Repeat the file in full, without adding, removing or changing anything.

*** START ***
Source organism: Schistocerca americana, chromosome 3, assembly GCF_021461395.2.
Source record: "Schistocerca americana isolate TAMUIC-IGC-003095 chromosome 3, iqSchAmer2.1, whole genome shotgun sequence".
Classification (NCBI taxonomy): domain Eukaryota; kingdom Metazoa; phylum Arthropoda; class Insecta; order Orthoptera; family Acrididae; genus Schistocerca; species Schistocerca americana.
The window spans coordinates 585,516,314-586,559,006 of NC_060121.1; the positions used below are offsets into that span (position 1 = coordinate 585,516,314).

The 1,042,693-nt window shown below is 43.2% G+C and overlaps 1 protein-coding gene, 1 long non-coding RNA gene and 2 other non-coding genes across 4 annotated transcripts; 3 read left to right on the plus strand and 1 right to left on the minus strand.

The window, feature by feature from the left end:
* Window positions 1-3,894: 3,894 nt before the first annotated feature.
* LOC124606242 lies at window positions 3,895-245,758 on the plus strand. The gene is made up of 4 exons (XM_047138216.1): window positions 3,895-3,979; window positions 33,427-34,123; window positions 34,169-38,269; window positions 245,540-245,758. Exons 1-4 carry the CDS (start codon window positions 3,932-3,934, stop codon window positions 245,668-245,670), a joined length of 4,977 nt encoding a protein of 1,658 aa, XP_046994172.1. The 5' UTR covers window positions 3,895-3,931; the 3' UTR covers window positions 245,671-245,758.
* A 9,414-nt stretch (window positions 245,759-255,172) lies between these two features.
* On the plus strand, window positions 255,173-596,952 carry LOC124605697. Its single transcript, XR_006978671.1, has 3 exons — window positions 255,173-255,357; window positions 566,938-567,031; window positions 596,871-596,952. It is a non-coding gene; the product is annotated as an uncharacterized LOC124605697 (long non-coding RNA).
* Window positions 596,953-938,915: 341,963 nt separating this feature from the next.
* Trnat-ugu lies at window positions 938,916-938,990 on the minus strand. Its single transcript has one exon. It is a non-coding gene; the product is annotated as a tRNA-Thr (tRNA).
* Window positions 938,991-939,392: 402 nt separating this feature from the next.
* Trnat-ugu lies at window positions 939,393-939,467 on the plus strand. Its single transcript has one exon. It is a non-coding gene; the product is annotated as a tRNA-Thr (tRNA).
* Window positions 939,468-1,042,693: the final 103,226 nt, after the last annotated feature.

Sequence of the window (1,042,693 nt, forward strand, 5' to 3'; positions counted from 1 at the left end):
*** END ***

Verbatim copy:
Source organism: Schistocerca americana, chromosome 3, assembly GCF_021461395.2.
Source record: "Schistocerca americana isolate TAMUIC-IGC-003095 chromosome 3, iqSchAmer2.1, whole genome shotgun sequence".
Classification (NCBI taxonomy): domain Eukaryota; kingdom Metazoa; phylum Arthropoda; class Insecta; order Orthoptera; family Acrididae; genus Schistocerca; species Schistocerca americana.
The window spans coordinates 585,516,314-586,559,006 of NC_060121.1; the positions used below are offsets into that span (position 1 = coordinate 585,516,314).

The 1,042,693-nt window shown below is 43.2% G+C and overlaps 1 protein-coding gene, 1 long non-coding RNA gene and 2 other non-coding genes across 4 annotated transcripts; 3 read left to right on the plus strand and 1 right to left on the minus strand.

The window, feature by feature from the left end:
* Window positions 1-3,894: 3,894 nt before the first annotated feature.
* LOC124606242 lies at window positions 3,895-245,758 on the plus strand. The gene is made up of 4 exons (XM_047138216.1): window positions 3,895-3,979; window positions 33,427-34,123; window positions 34,169-38,269; window positions 245,540-245,758. Exons 1-4 carry the CDS (start codon window positions 3,932-3,934, stop codon window positions 245,668-245,670), a joined length of 4,977 nt encoding a protein of 1,658 aa, XP_046994172.1. The 5' UTR covers window positions 3,895-3,931; the 3' UTR covers window positions 245,671-245,758.
* A 9,414-nt stretch (window positions 245,759-255,172) lies between these two features.
* On the plus strand, window positions 255,173-596,952 carry LOC124605697. Its single transcript, XR_006978671.1, has 3 exons — window positions 255,173-255,357; window positions 566,938-567,031; window positions 596,871-596,952. It is a non-coding gene; the product is annotated as an uncharacterized LOC124605697 (long non-coding RNA).
* Window positions 596,953-938,915: 341,963 nt separating this feature from the next.
* Trnat-ugu lies at window positions 938,916-938,990 on the minus strand. Its single transcript has one exon. It is a non-coding gene; the product is annotated as a tRNA-Thr (tRNA).
* Window positions 938,991-939,392: 402 nt separating this feature from the next.
* Trnat-ugu lies at window positions 939,393-939,467 on the plus strand. Its single transcript has one exon. It is a non-coding gene; the product is annotated as a tRNA-Thr (tRNA).
* Window positions 939,468-1,042,693: the final 103,226 nt, after the last annotated feature.

Sequence of the window (1,042,693 nt, forward strand, 5' to 3'; positions counted from 1 at the left end):